Sea ice model

 Description

GELATO numerical model (Global Experimental Leads and ice for ATmosphere and Ocean) describes the dynamics and thermodynamics of Arctic and Antarctic sea ice. Using such a model allows to study e.g. the variability of sea ice, or to better understand the recent shrinking of the Arctic sea ice that is observed since the 1990s. In this context, a record low sea ice extent of about 4 million km$^2$ was observed in 2007, to be compared with 7-8 million km$^2$ in the 1980s.

Sea ice concentration simulated by the NEMO-Gelato model, forced by atmospheric observations for 2007. Left: march, right: september. Locally, a sea ice concentration of 0 indicates that there is no sea ice, and a value of 1 corresponds to a marine surface completely covered by sea ice. The thick line represents the satellite-observed ice edge (NSIDC data, Boulder, Colorado).

It was primarily developed from 1996 under the name of ICESTATE (a contribution to the ICESTATE EU project), beginning from a simple thermodynamic sea ice model used at NERSC (Bergen, Norway).

Written in Fortran90, its first version includes a subgrid representation of sea ice thickness distribution (ITD), and a representation of snow accumulation over ice slabs, following Douville (1995a, 1995b).

This model was first used as a regional model, without sea ice dynamics. In 1997, a simple free-drift formulation of sea ice dynamics (i.e. not taking sea ice internal stresses into account) was coupled to ICESTATE, leading to a more comprehensive -and global- model called GELATO.

Since 2000, GELATO uses the state of the art Elastic-Viscous-Plastic dynamics (EVP), developed by Hunke et Dukowicz (1997). The semi-lagrangian (or incremental remapping) advection used by the model is described in Hunke and Lipscomb (2002).

In this model sea ice energy and mass conservation has received considerable attention, as these features are essential for the use of a sea ice model, particularly in coupled applications. The reference paper describing GELATO is Salas-Mélia (2002).

More recently, new physical processes were taken into account in GELATO version 5: sea ice salinity now changes in time, and the specific heat of sea ice is now a function of temperature and salinity. Work is in progress to implement melt ponds. These ponds are observed during the summer and contribute to the amplification of surface sea ice melting.

Sea ice thickness simulated by the NEMO-Gelato model, forced by atmospheric observations for 2007. Left: march, right: september.

 Applications

Directly embedded in the ocean general circulation model NEMO3.2, GELATO5 is currently the sea ice component of CNRM’s global coupled climate model, CNRM-CM5, for the following applications:

- climate simulations of past and present climates (Last Glacial Maximum, Mid-Holocene, preindustrial and 1850-present)

- future climate change simulations according to various greenhouse gases and atmospheric aerosols concentration scenarios (present to 2300)

- seasonal and decadal sea ice predictions (research)

September Arctic sea ice surface, modeled by GELATO within CNRM-CM5 over 1850-2009 (10 members, color curves), in million km$^2$.Satellite observations from NSIDC (Boulder, Colorado) are plotted in black for the 1979-2007 period.

GELATO is also coupled with a 1D slab ocean model (a representation of the upper 50m of the ocean). In this framework, GELATO still considers the dynamics of sea ice, but in this case the model must be constrained by a relaxation of surface temperature and/or sea ice thickness, to compensate biases due to the lack of heat transport in the slab ocean model.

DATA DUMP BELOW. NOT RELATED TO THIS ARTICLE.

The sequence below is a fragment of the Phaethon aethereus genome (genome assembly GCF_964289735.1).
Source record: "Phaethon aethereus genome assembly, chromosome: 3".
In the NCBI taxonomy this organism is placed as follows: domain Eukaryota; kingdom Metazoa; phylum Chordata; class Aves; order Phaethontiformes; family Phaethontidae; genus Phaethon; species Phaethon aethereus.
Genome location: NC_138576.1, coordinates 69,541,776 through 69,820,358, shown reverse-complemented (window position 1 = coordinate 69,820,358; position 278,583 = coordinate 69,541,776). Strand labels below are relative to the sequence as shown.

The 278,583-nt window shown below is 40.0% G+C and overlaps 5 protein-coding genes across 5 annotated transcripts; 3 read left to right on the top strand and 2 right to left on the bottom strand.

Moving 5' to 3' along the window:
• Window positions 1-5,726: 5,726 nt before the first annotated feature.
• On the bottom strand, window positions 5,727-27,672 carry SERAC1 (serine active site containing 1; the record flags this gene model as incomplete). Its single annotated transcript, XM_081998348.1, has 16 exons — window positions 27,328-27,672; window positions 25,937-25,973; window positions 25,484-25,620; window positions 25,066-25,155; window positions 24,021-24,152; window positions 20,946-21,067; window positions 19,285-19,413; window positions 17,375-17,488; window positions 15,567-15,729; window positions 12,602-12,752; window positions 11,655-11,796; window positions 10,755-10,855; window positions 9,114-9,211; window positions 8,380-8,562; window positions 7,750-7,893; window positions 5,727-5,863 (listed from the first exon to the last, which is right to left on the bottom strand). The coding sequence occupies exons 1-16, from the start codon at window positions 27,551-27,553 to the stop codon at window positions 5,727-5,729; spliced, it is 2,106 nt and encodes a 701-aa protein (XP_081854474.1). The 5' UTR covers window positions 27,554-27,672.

GELATO is hightly portable and runs on PC, VPP Fujitsu, NEC SX and IBM regatta.

 Collaborations

- NERSC (Bergen, Norway)
- Los Alamos Laboratory (USA)

 Publications associated with this model

Douville, H., Royer, J.-F. and Mahfouf, J.-F. (1995a): A new snow parametrization for the Météo-France climate model. Part I: Validation in stand-alone experiments, Clim. Dyn. 12, 21-35
Douville, H., Royer, J.-F. and Mahfouf, J.-F. (1995b): A new snow parametrization for the Météo-France climate model. Part II: Validation in a 3-D GCM experiments, Clim. Dyn. 12, 37-52
Guemas, V. and D. Salas y Melia, 2008: Simulation of the Atlantic Meridional Overturning Circulation in an Atmosphere-Ocean Global Coupled Model, Part I: A Mechanism Governing the Variability of Ocean Convection in a Preindustrial Experiment. Climate Dyn. 31(1), 29-48. doi: 10.1007/s00382-007-0336-8
Guemas, V. and D. Salas y Melia, 2008: Simulation of the Atlantic Meridional Overturning Circulation in an Atmosphere-Ocean Global Coupled Model, Part II: Weakening in a Climate Change Experiment: a Feedback Mechanism. Climate Dyn. 30(7-8), 831-844. doi: 10.1007/s00382-007-0328-8
Hunke, E.C. and Dukowicz, J.K. (1997): An elastic-viscous-plastic model for sea ice dynamics. J. Phys. Oceanogr., 27, 1849-1867.
Hunke, E.C. and Lipscomb, W.-H. (2002): CICE: the Los Alamos sea ice model, documentation and software User’s Manual. T-3 Fluid Dynamics Group, Los Alamos National Laboratory, Tech. Rep. LACC-98-16 v.3.
Salas-Mélia, D. (2000): Développement et validation d’un modèle couplé océan-glace de mer pour l’étude du climat des hautes latitudes. Thèse de doctorat de l’Univ. P. Sabatier, Toulouse III.
Salas-Mélia, D. (2002): A global coupled sea ice-ocean model. Ocean Modelling 4, 137-172.
Salas-Mélia, D., F. Chauvin, M. Déqué, H. Douville, J.-F. Gueremy, F. Chauvin, S. Planton, J.-F. Royer and S. Tyteca (2005): Description and validation of the CNRM-CM3 global coupled model, CNRM Tech. Rep. 103.